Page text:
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Observer Pattern

The observer pattern is a very useful tool when we have a scenario where we need to improve the communication between disparate parts of our system in an optimized way. It promotes loose coupling between objects.

There are various versions of this pattern, but in its most basic form, we have two main parts of the pattern. The first is a subject and the second is observers.

A subject handles all of the operations regarding a certain topic that the observers subscribe to. These operations subscribe an observer to a certain topic, unsubscribe an observer from a certain topic, and notify observers about a certain topic when an event is published.

However, there is a variation of this pattern called the publisher/subscriber pattern, which I am going to use as an example in this section. The main difference between a classical observer pattern and the publisher/subscriber pattern is that publisher/subscriber promotes even more loose coupling then the observer pattern does.

In the observer pattern, the subject holds the references to the subscribed observers and calls methods directly from the objects themselves whereas, in the publisher/subscriber pattern, we have channels, which serve as a communication bridge between a subscriber and a publisher. The publisher fires an event and simply executes the callback function sent for that event.

I am going to display a short example of the publisher/subscriber pattern, but for those interested, a classic observer pattern example can be easily found online.

var publisherSubscriber = {};

// we send in a container object which will handle the subscriptions and publishings
(function(container) {
// the id represents a unique subscription id to a topic
var id = 0;

// we subscribe to a specific topic by sending in
// a callback function to be executed on event firing
container.subscribe = function(topic, f) {
if (!(topic in container)) {
container[topic] = [];

"id": ++id,
"callback": f

return id;

// each subscription has its own unique ID, which we use
// to remove a subscriber from a certain topic
container.unsubscribe = function(topic, id) {
var subscribers = [];
for (var subscriber of container[topic]) {
if ( !== id) {
container[topic] = subscribers;

container.publish = function(topic, data) {
for (var subscriber of container[topic]) {
// when executing a callback, it is usually helpful to read
// the documentation to know which arguments will be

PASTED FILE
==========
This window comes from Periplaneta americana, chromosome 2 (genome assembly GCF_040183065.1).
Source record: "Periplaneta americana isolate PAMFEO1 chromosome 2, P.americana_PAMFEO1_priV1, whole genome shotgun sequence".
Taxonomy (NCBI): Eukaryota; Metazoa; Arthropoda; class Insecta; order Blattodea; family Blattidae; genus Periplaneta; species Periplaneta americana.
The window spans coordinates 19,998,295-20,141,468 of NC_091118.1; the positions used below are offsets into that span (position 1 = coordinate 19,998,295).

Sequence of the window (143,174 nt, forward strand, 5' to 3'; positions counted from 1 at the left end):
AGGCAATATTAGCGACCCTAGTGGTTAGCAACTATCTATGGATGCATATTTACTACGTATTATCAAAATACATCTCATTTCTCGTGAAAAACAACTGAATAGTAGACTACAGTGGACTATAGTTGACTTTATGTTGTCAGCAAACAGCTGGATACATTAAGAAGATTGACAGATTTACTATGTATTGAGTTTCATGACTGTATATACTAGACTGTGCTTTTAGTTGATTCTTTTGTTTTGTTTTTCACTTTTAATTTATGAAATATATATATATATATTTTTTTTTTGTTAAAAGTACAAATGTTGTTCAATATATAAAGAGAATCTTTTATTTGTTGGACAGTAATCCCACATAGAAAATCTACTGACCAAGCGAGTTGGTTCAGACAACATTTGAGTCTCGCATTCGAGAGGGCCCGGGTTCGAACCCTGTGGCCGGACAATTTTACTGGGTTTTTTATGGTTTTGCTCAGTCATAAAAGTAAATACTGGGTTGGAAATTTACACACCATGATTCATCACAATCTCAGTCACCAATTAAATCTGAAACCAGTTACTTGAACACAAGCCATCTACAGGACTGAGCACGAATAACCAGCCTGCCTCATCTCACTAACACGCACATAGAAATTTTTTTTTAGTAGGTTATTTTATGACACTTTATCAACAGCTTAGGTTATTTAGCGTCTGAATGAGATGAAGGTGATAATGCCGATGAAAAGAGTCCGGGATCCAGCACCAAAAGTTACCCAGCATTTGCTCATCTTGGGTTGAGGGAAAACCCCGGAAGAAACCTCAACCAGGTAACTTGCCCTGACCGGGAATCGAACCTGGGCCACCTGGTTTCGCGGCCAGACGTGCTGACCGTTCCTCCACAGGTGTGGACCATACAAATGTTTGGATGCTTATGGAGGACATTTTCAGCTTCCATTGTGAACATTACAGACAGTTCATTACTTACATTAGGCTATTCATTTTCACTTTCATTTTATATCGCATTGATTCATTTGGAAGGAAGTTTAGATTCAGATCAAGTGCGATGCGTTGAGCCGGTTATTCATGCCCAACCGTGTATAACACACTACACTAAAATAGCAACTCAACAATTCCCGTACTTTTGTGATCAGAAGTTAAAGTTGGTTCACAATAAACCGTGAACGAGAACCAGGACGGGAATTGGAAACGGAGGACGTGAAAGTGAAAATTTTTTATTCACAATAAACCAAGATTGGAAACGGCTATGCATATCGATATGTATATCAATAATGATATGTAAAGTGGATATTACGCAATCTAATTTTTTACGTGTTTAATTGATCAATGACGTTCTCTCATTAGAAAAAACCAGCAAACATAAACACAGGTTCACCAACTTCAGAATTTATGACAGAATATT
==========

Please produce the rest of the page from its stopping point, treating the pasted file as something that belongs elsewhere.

// passed to our callbacks by the object firing the event


var subscriptionID1 = publisherSubscriber.subscribe("mouseClicked", function(data) {
console.log("I am Bob's callback function for a mouse clicked event and this is my event data: " + JSON.stringify(data));

var subscriptionID2 = publisherSubscriber.subscribe("mouseHovered", function(data) {
console.log("I am Bob's callback function for a hovered mouse event and this is my event data: " + JSON.stringify(data));

var subscriptionID3 = publisherSubscriber.subscribe("mouseClicked", function(data) {
console.log("I am Alice's callback function for a mouse clicked event and this is my event data: " + JSON.stringify(data));

// NOTE: after publishing an event with its data, all of the
// subscribed callbacks will execute and will receive
// a data object from the object firing the event
// there are 3 console.logs executed
publisherSubscriber.publish("mouseClicked", {"data": "data1"});
publisherSubscriber.publish("mouseHovered", {"data": "data2"});

// we unsubscribe from an event by removing the subscription ID
publisherSubscriber.unsubscribe("mouseClicked", subscriptionID3);

// there are 2 console.logs executed
publisherSubscriber.publish("mouseClicked", {"data": "data1"});
publisherSubscriber.publish("mouseHovered", {"data": "data2"});

This design pattern is useful in situations when we need to perform multiple operations on a single event being fired. Imagine you have a scenario where we need to make multiple AJAX calls to a back-end service and then perform other AJAX calls depending on the result. You would have to nest the AJAX calls one within the other, possibly entering into a situation known as callback hell. Using the publisher/subscriber pattern is a much more elegant solution.

A downside to using this pattern is difficult testing of various parts of our system. There is no elegant way for us to know whether or not the subscribing parts of the system are behaving as expected.